ABSTRACT: The identification of breathing patterns in healthy elderly individuals and changes in the respiratory system related to the normal aging process is important to detect and prevent respiratory dysfunction. Objectives: To assess and compare respiratory function between adults and elderly individuals according to baseline conditions.
Nineteen adults aged 20-59 years (group 1), 12 elderly aged 60-69 years (group 2) and 12 elderly above 69 years of age (group 3) who were all nonsmokers, untrained and with normal pulmonary function tests were studied using calibrated respiratory inductive plethysmography to assess tidal volume (Vt), respiratory frequency (f), minute ventilation, mean inspiratory flow [Vt/inspiratory time (Ti)], inspiratory duty cycle (Ti/total cycle time), labored breathing index (an asynchrony index measurement), percentage of rib cage motion and abdominal motion. Measurements of the maximal inspiratory pressure (MIP), maximal expiratory pressure and transcutaneous oxygen saturation were also obtained.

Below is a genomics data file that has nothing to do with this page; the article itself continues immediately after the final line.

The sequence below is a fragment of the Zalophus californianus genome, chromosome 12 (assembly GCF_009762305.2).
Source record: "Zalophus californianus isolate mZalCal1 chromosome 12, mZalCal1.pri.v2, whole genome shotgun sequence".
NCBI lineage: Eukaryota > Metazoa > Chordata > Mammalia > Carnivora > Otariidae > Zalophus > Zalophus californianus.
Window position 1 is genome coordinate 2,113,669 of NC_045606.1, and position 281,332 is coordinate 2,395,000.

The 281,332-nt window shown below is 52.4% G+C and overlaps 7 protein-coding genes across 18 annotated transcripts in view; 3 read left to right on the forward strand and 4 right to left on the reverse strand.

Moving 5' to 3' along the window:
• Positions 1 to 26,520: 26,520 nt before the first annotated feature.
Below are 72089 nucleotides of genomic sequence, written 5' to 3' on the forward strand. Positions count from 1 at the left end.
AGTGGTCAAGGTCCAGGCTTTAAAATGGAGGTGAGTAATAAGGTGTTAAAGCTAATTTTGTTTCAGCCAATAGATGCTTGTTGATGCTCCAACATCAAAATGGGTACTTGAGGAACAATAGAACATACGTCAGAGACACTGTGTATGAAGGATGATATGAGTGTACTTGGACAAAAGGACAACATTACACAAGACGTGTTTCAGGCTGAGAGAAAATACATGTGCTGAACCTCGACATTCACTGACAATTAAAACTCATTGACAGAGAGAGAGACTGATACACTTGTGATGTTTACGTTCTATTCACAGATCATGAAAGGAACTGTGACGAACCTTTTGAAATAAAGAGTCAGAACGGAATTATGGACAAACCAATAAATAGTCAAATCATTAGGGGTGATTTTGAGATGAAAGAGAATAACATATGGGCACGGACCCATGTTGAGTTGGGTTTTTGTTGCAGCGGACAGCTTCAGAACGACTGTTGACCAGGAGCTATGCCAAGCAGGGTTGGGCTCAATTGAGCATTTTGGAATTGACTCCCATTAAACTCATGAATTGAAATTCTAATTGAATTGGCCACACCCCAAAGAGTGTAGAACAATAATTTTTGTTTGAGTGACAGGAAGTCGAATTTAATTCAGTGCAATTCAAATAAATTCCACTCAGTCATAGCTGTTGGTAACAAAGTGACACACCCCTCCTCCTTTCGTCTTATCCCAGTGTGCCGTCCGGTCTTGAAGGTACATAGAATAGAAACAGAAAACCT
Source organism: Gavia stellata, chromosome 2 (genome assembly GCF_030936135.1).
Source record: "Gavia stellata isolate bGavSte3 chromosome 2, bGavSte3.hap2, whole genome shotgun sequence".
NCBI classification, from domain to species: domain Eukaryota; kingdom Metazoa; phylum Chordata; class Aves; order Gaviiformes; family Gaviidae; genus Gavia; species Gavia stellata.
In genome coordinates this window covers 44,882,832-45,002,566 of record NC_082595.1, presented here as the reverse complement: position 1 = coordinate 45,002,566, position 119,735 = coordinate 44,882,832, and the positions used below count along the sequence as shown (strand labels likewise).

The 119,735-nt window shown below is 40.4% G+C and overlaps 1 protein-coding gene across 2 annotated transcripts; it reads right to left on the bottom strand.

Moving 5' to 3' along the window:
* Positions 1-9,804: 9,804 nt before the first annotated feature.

The MIP was statistically significantly lower in group 2 (54.58 +/- 32.37 cm H2O) and group 3 (54.58 +/- 33.61 cm H2O) compared to group 1 (92.11 +/- 43.22 cm H2O; p = 0.037). There were no significant differences between the groups regarding breathing patterns, respiratory variables and thoracoabdominal motion. No statistically significant differences between groups 2 and 3 were found for any of the investigated variables.
These findings suggest that the aging process of the respiratory system reduces the inspiratory muscle strength but does not have a significant impact on breathing pattern variables.
Gerontology 09/2009; 55(5):505-10. · 2.78 Impact Factor